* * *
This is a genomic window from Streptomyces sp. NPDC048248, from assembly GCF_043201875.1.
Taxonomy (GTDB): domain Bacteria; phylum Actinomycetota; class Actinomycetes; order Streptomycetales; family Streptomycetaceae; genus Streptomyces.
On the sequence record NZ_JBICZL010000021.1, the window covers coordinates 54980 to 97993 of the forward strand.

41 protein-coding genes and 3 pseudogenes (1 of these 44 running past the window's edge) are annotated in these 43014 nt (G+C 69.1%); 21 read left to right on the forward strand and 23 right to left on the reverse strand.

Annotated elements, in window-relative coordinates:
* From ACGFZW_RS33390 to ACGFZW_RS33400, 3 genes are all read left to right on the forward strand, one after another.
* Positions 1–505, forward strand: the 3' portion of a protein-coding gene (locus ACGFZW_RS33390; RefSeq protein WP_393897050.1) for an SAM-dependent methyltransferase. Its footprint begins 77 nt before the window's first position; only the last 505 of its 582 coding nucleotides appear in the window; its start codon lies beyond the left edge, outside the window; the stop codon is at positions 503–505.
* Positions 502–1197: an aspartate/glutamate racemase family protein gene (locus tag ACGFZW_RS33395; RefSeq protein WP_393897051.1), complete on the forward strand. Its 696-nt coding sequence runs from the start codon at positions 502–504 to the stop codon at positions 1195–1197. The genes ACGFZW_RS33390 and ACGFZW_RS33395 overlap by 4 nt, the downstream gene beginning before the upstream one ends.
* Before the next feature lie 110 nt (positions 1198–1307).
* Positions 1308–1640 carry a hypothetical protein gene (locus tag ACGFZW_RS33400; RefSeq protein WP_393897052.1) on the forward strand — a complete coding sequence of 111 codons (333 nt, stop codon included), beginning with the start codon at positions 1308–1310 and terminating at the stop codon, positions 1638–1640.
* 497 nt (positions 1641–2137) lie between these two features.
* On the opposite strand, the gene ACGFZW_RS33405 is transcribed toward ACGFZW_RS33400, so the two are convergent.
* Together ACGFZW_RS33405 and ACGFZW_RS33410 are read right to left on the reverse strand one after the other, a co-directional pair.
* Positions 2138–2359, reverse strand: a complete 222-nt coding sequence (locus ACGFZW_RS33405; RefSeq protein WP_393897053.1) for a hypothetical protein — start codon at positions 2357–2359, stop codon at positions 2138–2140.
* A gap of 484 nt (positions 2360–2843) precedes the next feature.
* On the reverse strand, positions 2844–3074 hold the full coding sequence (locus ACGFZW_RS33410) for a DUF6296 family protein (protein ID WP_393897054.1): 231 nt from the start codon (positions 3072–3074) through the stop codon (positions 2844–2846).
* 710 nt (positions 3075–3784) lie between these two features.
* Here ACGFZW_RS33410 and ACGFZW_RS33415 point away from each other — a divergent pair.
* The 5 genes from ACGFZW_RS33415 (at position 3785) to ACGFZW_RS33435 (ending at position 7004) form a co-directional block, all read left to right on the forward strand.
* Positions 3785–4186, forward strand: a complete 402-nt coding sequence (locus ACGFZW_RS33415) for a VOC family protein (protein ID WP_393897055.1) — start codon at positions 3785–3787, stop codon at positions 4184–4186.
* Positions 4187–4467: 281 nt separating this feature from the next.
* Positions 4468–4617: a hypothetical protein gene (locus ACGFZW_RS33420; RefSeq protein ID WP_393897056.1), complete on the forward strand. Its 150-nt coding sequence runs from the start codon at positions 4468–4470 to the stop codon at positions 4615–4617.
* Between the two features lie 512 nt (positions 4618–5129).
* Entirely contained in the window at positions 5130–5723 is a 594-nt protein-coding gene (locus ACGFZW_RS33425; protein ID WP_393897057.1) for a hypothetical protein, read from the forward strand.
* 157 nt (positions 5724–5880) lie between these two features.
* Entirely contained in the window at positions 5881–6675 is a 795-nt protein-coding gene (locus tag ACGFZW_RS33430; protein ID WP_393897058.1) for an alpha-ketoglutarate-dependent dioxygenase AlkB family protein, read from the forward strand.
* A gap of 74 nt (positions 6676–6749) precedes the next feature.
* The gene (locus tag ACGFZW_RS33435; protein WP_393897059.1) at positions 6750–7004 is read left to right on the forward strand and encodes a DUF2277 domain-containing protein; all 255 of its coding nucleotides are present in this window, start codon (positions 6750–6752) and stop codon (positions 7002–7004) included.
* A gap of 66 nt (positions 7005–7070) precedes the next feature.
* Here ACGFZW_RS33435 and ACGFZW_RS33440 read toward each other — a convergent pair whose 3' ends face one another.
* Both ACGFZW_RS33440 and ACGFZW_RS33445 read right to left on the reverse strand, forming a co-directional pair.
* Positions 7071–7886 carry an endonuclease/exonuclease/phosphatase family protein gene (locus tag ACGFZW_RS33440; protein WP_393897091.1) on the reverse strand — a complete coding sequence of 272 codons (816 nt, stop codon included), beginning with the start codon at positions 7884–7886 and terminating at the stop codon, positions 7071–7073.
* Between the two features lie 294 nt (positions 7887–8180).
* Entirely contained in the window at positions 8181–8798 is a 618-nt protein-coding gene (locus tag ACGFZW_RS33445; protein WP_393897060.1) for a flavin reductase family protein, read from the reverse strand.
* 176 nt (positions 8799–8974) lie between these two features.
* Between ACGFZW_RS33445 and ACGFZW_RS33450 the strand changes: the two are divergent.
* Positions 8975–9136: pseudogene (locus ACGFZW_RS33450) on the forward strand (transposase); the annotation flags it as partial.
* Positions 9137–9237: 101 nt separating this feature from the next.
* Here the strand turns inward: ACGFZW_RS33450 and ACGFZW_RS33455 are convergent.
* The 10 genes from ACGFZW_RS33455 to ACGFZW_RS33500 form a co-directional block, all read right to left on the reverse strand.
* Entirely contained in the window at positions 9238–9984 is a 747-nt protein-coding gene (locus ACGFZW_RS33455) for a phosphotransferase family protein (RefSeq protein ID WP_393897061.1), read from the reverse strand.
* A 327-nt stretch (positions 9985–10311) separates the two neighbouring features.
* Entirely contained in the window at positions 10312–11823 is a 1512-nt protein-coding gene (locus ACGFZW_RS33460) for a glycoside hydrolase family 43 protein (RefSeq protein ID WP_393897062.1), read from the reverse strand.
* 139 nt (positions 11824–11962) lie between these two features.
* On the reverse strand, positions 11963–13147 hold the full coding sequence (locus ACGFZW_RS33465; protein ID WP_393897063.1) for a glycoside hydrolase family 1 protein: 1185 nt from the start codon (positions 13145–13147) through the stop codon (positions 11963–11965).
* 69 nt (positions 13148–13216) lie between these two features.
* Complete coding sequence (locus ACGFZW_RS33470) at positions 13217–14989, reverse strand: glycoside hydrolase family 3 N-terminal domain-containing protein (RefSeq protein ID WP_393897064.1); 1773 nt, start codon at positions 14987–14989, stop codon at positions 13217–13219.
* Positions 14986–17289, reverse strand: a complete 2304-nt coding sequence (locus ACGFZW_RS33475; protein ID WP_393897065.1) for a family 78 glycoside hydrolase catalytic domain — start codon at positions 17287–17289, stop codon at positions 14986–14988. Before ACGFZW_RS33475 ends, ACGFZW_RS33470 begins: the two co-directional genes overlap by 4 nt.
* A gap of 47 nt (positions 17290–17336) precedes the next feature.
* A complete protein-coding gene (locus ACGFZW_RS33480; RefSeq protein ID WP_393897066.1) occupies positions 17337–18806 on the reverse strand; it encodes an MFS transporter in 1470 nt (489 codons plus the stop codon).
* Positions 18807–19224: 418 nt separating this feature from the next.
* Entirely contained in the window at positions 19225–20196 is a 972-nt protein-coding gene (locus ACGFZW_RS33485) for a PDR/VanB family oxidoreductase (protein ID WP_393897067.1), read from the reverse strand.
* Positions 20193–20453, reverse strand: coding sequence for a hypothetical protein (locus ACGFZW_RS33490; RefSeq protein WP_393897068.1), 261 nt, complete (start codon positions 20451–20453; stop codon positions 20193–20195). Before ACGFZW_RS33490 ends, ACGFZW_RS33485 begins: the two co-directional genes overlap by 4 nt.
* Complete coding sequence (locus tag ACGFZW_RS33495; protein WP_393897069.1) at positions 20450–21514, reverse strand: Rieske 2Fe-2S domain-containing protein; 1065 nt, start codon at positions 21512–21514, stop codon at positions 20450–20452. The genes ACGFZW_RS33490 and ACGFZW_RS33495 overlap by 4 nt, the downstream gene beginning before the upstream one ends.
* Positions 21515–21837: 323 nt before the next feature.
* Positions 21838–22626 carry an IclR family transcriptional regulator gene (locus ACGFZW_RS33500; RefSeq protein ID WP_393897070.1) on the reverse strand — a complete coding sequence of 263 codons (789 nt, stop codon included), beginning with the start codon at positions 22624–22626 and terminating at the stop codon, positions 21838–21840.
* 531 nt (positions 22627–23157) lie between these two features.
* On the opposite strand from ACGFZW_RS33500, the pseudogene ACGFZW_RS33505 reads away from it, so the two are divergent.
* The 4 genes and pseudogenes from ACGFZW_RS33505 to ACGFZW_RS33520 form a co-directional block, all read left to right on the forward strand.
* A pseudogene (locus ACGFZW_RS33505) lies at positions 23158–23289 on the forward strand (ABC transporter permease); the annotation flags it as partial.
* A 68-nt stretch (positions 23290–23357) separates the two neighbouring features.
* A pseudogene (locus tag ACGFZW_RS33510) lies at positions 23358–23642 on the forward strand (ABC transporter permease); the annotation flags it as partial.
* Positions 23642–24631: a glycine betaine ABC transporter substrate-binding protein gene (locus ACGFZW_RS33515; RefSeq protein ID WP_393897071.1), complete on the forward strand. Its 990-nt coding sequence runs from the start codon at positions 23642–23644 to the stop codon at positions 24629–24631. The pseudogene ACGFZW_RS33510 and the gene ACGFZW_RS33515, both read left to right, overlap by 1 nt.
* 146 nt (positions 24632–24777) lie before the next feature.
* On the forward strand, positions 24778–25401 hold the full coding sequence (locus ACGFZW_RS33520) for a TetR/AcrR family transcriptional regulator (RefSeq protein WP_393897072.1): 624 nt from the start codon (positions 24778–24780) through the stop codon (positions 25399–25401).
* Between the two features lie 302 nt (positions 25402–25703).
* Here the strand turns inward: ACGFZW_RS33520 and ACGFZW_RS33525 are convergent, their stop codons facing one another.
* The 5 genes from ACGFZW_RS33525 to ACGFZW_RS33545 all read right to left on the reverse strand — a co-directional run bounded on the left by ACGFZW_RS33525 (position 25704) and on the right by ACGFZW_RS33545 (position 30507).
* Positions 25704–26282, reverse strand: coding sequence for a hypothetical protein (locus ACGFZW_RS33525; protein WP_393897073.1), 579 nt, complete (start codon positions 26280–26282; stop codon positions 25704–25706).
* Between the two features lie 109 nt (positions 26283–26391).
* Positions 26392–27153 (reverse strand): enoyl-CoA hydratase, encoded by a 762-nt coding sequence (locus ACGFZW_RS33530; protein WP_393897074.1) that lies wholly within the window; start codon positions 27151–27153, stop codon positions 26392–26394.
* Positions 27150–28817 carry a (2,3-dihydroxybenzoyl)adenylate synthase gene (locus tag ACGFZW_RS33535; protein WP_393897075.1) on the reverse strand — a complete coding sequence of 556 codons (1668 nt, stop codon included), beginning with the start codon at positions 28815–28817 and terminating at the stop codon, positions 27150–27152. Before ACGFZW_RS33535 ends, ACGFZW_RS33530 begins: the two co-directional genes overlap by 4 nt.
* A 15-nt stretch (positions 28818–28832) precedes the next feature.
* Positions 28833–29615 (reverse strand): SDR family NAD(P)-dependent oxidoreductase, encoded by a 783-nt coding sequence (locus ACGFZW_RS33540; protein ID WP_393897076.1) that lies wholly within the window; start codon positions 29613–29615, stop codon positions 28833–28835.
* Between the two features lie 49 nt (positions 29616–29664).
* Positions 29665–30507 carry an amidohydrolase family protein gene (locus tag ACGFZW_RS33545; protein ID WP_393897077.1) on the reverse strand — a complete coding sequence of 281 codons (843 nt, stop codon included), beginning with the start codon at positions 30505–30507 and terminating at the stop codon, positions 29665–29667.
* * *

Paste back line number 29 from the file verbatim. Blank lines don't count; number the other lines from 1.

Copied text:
* A gap of 66 nt (positions 7005–7070) precedes the next feature.